C# implementation of macaroons - flexible authorization credentials that support decentralized delegation, attenuation, and verification.
Latest commit 8a05a21 Jan 6, 2016 @JornWildt Fix #4: Add handling of standard "expires" caveats.
Add registration of reason for caveats failing when verifying.


Macaroons are Better Than Cookies!

This library provides a C# implementation of macaroons, which are flexible authorization tokens that work great in distributed systems. Like cookies, macaroons are bearer tokens that enable applications to ascertain whether their holders' actions are authorized. But macaroons are better than cookies!

This implementation is a port of the original C implementation from https://github.com/rescrv/libmacaroons. It uses exactly the same serialization format, encryption and hashing algorithms and should as such be compatible with the C implementation.

Why Macaroons?

(This text is from the original C implementation by Robert Escriva)

Macaroons are great for authorization because they're similar enough to cookies to be immediately usable by developers, but they include several features not present in cookies or other token-based authorization schemes. In particular:

  • Delegation with Contextual Caveats (i.e., confinement of the usage context):
    Macaroons support delegation. Give your macaroon to another user, and they can act on your behalf, with the same authority. Cookies permit delegation as well, but the remaining features of macaroons make it much more safe and practical to pass around macaroons than cookies. In particular, macaroons can limit when, where, and by whom the delegated authority can be exercised (e.g., within one minute, from a machine that holds a certain key, or by a certain logged-in user), by using attenuation and third-party caveats.

  • Attenuation: Macaroons enable users to add caveats to the macaroon that attenuate how, when, and where it may be used. Unlike cookies, macaroons permit their holder to attenuate them before delegating. Whereas cookies and authorization tokens enable an application to get access to all of your data and to perform actions on your behalf with your full privileges, macaroons enable you to restrict what they can do. Those questionable startups that "just want the address book, we swear it," become a whole lot more secure when the target application supports macaroons, because macaroons enable you to add caveats that restrict what the application can do.

  • Proof-Carrying: Macaroons are efficient, because they carry their own proof of authorization---cryptographically secured, of course. A macaroon's caveats are constructed using chained HMAC functions, which makes it really easy to add a caveat, but impossible to remove a caveat. When you attenuate a macaroon and give it to another application, there is no way to strip the caveats from the macaroon. It's easy for the entity that created a macaroon to verify the embedded proof, but others cannot.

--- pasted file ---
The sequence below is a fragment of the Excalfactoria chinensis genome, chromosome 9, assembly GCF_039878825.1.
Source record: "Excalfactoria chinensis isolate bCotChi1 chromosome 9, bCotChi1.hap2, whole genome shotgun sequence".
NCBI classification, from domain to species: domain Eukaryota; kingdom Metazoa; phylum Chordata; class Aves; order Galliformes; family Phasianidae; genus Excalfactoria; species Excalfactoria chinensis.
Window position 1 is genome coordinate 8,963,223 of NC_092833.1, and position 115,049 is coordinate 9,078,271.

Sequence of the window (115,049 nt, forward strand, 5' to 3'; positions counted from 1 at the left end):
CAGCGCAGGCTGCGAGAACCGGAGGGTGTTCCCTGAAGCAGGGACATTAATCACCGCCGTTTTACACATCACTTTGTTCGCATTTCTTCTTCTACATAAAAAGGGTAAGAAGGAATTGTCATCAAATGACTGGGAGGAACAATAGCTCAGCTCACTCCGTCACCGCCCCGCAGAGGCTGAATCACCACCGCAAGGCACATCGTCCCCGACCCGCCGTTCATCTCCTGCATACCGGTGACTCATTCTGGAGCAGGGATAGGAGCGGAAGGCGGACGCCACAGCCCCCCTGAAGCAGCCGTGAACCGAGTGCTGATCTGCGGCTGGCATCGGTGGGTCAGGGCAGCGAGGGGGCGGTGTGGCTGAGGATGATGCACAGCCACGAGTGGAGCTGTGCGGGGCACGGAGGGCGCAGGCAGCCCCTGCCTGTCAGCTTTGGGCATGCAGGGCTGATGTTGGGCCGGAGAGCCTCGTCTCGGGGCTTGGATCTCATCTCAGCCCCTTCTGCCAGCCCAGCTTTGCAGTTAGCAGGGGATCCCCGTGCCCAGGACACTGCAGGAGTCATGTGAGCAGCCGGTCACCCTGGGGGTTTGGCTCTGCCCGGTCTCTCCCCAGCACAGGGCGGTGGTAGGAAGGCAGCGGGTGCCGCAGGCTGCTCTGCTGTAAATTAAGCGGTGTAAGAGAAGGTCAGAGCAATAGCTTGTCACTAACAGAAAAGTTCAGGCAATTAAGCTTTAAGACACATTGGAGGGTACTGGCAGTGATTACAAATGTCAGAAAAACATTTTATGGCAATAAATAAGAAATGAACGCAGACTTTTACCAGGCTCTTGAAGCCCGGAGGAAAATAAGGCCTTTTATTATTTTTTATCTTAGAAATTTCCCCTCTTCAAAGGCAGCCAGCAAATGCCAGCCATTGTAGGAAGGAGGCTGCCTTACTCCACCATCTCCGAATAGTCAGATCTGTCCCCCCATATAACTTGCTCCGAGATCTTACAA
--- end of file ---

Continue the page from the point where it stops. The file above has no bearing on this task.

• Third-Party Caveats: Macaroons allow caveats to specify predicates that are enforced by third parties. A macaroon with a third-party caveat will only be authorized when the third party certifies that the caveat is satisfied. This enables loosely coupled distributed systems to work together to authorize requests. For example, a data store can provide macaroons that are authorized if and only if the application's authentication service says that the user is authenticated. The user obtains a proof that it is authenticated from the authentication service, and presents this proof alongside the original macaroon to the storage service. The storage service can verify that the user is indeed authenticated, without knowing anything about the authentication service's implementation---in a standard implementation, the storage service can authorize the request without even communicating with the authentication service.

  • Simple Verification: Macaroons eliminate complexity in the authorization code of your application. Instead of hand-coding complex conditionals in each routine that deals with authorization, and hoping that this logic is globally consistent, you construct a general verifier for macaroons. This verifier knows how to soundly check the proofs embedded within macaroons to see if they do indeed authorize access.

  • Decoupled Authorization Logic: Macaroons separate the policy of your application (who can access what, when), from the mechanism (the code that actually upholds this policy). Because of the way the verifier is constructed, it is agnostic to the actual underlying policies it is enforcing. It simply observes the policy (in the form of an embedded proof) and certifies that the proof is correct. The policy itself is specified when macaroons are created, attenuated, and shared. You can easily audit this code within your application, and ensure that it is upheld everywhere.


See the file WALKTHROUGH.TXT for a complete guide to using Macaroons.Net.

Articles, presentations and tools

Other implementations of macaroons



Thanks to Robert Escriva for making the C implementation public.

Thanks to cBrain for donating a few working hours for this implementation.

Macaroons.net depends on the following libraries:


Macaroons.Net is distributed under the MIT License: http://www.opensource.org/licenses/MIT A copy of this license is included in the file LICENSE.TXT